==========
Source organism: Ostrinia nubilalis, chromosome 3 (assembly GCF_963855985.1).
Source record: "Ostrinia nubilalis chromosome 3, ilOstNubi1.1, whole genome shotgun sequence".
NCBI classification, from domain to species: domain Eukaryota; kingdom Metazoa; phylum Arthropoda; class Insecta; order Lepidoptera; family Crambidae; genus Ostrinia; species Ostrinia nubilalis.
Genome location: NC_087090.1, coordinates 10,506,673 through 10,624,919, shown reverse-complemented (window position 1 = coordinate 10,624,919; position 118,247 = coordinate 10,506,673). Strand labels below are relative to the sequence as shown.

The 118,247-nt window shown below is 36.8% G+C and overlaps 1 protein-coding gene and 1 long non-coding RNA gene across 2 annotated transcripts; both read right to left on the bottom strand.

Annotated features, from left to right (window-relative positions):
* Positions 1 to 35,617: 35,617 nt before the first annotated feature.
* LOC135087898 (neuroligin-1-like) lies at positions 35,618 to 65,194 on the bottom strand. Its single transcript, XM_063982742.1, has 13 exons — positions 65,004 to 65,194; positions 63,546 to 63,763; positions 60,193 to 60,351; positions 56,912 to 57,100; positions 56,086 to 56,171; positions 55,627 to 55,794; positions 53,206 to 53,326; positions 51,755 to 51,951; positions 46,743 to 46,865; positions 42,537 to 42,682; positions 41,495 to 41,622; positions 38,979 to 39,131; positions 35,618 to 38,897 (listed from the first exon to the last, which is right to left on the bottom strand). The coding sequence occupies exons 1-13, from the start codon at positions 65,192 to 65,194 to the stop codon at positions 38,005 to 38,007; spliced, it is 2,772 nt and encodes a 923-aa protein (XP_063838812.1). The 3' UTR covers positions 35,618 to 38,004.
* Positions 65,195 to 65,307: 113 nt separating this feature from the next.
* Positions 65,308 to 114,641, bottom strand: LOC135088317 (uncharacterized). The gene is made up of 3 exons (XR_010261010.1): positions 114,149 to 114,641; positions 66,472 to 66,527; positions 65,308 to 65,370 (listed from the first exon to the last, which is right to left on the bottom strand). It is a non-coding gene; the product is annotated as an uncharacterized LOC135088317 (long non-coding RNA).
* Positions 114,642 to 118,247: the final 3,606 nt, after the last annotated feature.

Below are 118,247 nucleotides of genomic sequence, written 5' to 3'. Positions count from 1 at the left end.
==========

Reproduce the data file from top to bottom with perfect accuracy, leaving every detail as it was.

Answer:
Source organism: Ostrinia nubilalis, chromosome 3 (assembly GCF_963855985.1).
Source record: "Ostrinia nubilalis chromosome 3, ilOstNubi1.1, whole genome shotgun sequence".
NCBI classification, from domain to species: domain Eukaryota; kingdom Metazoa; phylum Arthropoda; class Insecta; order Lepidoptera; family Crambidae; genus Ostrinia; species Ostrinia nubilalis.
Genome location: NC_087090.1, coordinates 10,506,673 through 10,624,919, shown reverse-complemented (window position 1 = coordinate 10,624,919; position 118,247 = coordinate 10,506,673). Strand labels below are relative to the sequence as shown.

The 118,247-nt window shown below is 36.8% G+C and overlaps 1 protein-coding gene and 1 long non-coding RNA gene across 2 annotated transcripts; both read right to left on the bottom strand.

Annotated features, from left to right (window-relative positions):
* Positions 1 to 35,617: 35,617 nt before the first annotated feature.
* LOC135087898 (neuroligin-1-like) lies at positions 35,618 to 65,194 on the bottom strand. Its single transcript, XM_063982742.1, has 13 exons — positions 65,004 to 65,194; positions 63,546 to 63,763; positions 60,193 to 60,351; positions 56,912 to 57,100; positions 56,086 to 56,171; positions 55,627 to 55,794; positions 53,206 to 53,326; positions 51,755 to 51,951; positions 46,743 to 46,865; positions 42,537 to 42,682; positions 41,495 to 41,622; positions 38,979 to 39,131; positions 35,618 to 38,897 (listed from the first exon to the last, which is right to left on the bottom strand). The coding sequence occupies exons 1-13, from the start codon at positions 65,192 to 65,194 to the stop codon at positions 38,005 to 38,007; spliced, it is 2,772 nt and encodes a 923-aa protein (XP_063838812.1). The 3' UTR covers positions 35,618 to 38,004.
* Positions 65,195 to 65,307: 113 nt separating this feature from the next.
* Positions 65,308 to 114,641, bottom strand: LOC135088317 (uncharacterized). The gene is made up of 3 exons (XR_010261010.1): positions 114,149 to 114,641; positions 66,472 to 66,527; positions 65,308 to 65,370 (listed from the first exon to the last, which is right to left on the bottom strand). It is a non-coding gene; the product is annotated as an uncharacterized LOC135088317 (long non-coding RNA).
* Positions 114,642 to 118,247: the final 3,606 nt, after the last annotated feature.

Below are 118,247 nucleotides of genomic sequence, written 5' to 3'. Positions count from 1 at the left end.